Learning to See Your Single Neighbor by H. Stallcup

Learning to See Your Single Neighbor by H. Stallcup

(Link): Learning to See Your Single Neighbor

The more the church recognizes our worth, the better we can integrate into the church.

…Doing life alone. I’m far from the only single Christian who is regularly exhausted by it.

Singles who have great family and friends and churches still regularly experience loneliness and feelings of powerlessness. From ordinary Saturdays to life-changing events, singleness can often make you feel like you are hiding in plain sight.

This is not how it’s supposed to be. In the kingdom of God, partnership is not reserved for married couples.

The Scriptures consistently paint a picture of interconnected community, showing us a way of life where our unique personhood matters and where we find ourselves in day-in and day-out partnership with others.

But sadly, the American church has often adopted a vision of singleness that emphasizes independence over partnership, excusing married people from laying down their lives to love their single friends.

…As one friend recently shared:

I had to have my cat put down and he was my little companion. I remember digging his grave in my backyard in the rock-hard Texas soil by myself being one of the loneliest moments in my life. What was even worse was my closest friend knew this was happening and didn’t even call to check on me. She was married with kids and I think just didn’t “get” how much my cat meant to me.
///

It has become popular for people to say to someone hurting, “You are not alone.” That message has brought me comfort many times, but the reality is, I was alone that night as I sat on the carpet, soaking my cheeks with tears about a couch. That doesn’t mean I was unloved or without people, but I was alone in my physical room and in my need. No one was there to hold me as I cried; no one else was even sending text messages asking for last-minute couch-moving help on my behalf.

Do You See?

…Do you see me on weekends and holidays and all the other times our culture has dubbed “family time”?

…Christians cannot begin to learn to show up for the single people among them until they learn to see. Sometimes that means being willing to step outside the boundaries of what’s comfortable or easy to understand. Because here’s the bottom line: Even though it’s difficult and time-consuming and may upend our priorities, God calls his church to “carry each other’s burdens, and in this way … fulfill the law of Christ.” (Gal. 6:2)

…If you are ready to start seeing and showing up for your single friends, here are four ways to begin:

Commit

One of the biggest gifts marriage gives is stability and commitment. When you are married, you know who your first phone call is, who your feedback and logistics person is. Many single people ache for that kind of relational commitment. If you do not believe marriage is a reward for being a better human, then you also should believe single people are just as deserving of commitment.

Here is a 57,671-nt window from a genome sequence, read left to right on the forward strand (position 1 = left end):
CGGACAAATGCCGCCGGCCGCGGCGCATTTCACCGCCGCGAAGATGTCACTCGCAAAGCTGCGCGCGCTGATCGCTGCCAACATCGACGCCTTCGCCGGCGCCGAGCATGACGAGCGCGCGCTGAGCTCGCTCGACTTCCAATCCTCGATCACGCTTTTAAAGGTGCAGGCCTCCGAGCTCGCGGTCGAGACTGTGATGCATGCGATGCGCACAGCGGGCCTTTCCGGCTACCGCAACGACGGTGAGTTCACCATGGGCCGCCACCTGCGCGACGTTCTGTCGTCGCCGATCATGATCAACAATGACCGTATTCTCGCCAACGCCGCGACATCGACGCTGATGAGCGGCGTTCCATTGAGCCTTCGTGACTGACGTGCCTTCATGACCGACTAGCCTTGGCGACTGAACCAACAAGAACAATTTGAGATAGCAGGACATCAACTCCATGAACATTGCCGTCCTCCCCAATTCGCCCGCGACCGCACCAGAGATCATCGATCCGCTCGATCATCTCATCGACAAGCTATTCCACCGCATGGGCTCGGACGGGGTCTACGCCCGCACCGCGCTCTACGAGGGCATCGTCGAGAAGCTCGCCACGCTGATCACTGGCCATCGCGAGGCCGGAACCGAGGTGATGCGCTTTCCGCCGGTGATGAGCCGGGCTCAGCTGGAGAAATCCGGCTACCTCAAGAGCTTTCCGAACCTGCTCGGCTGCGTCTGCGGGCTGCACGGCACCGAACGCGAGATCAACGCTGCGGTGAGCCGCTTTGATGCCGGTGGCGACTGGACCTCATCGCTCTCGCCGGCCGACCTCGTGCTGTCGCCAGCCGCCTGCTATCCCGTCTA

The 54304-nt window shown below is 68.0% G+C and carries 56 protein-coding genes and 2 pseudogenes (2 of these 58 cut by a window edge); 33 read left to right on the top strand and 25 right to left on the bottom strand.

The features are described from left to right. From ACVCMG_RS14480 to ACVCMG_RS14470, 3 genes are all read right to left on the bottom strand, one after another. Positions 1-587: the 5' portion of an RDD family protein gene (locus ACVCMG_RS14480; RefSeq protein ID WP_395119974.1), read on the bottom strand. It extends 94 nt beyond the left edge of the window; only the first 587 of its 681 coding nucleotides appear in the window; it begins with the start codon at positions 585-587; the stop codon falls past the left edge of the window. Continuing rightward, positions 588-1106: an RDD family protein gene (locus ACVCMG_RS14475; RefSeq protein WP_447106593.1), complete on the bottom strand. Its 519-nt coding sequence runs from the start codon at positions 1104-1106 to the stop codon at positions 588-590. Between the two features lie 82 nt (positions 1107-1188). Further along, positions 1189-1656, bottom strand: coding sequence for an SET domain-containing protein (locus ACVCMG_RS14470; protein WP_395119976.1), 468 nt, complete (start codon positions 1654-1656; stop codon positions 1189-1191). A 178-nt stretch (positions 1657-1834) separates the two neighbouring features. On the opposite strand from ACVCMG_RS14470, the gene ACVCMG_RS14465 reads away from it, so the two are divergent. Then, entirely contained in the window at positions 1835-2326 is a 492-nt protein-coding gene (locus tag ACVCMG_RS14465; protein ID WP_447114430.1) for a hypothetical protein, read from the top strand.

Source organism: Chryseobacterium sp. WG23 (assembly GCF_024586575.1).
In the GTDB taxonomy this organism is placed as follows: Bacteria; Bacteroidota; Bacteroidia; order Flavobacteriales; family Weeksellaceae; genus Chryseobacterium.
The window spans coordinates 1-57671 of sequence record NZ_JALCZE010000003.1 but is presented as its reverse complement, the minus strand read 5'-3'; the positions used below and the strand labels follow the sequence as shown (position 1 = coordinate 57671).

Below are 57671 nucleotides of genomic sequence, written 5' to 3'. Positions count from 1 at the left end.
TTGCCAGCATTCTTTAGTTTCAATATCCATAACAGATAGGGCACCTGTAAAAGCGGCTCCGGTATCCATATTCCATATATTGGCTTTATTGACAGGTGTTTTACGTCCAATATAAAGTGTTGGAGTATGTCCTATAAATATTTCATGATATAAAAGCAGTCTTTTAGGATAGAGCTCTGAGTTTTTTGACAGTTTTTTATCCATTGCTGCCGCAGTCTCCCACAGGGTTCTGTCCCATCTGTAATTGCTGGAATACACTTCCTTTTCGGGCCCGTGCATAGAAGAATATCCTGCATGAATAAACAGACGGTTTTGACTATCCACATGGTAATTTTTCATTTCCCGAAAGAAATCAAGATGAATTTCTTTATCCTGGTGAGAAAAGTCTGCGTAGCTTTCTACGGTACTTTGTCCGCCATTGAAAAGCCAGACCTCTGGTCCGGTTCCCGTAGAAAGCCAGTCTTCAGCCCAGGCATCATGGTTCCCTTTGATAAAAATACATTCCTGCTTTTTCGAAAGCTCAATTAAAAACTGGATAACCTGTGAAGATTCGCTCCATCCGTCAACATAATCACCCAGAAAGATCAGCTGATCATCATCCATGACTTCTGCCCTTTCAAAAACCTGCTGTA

Just as you chose your spouse, choose your single friends in concrete committed ways. Be verbal, get specific, and follow through. Offer to serve as a friend’s emergency contact, or say things like “Every other Tuesday we want to get together with you, and not always at our house.”

Take the Initiative

Love should be proactive. Show your single friends you see them by consistently taking the initiative. There is a fatigue that comes with constantly having to ask for help, so when a married couple pursues me, asking what I want and need before I have to send another text, I feel deeply loved.

Healthy marriages often have points of check-in, a time each week where you hash out calendars, talk through conflicts, and emotionally care for each other. Why can’t this also be the case with your closest single friends?


Related Posts:

(Link): Another Christianity Today Magazine Editorial Expects Single Women To Meet the Needs of Married Women – Christians Never Ask the Reverse

(Link):  “Who is my mother and who are my brothers?” – one of the most excellent Christian rebuttals I have seen against the Christian idolatry of marriage and natalism, and in support of adult singleness and celibacy – from CBE’s site

(Link):  Do Married Couples Slight Their Family Members as Well as Their Friends? / “Greedy Marriages”

(Link): Article: My Savior My Spouse? – Is God or Jesus Your Husband Isaiah 54:5

(Link):  Self-Serving Editorial at CT: Married With Kids Lady Says ‘Why Christians Need to Embrace a Changing Definition of Family’ – But What It Boils Down To: She Wants Free Baby Sitting From Adult Singles. Seriously.

(Link):  Please Shut Up About Family and Christmas – by Laura (some people are alone at the holidays; they are not married, have no kids)

(Link):  Ever Notice That Christians Don’t Care About or Value Singleness, Unless Jesus Christ’s Singleness and Celibacy is Doubted or Called Into Question by Scholars?

(Link):  Do You Rate Your Family Too High? (Christians Who Idolize the Family) (article)

(Link):  Are Marriage and Family A Woman’s Highest Calling? by Marcia Wolf – and other links that address the Christian fallacy that a woman’s most godly or only proper role is as wife and mother

(Link) Have we made an idol of families? by A. Stirrup (copy)

(Link): Lies The Church Tells Single Women (by Sue Bohlin)

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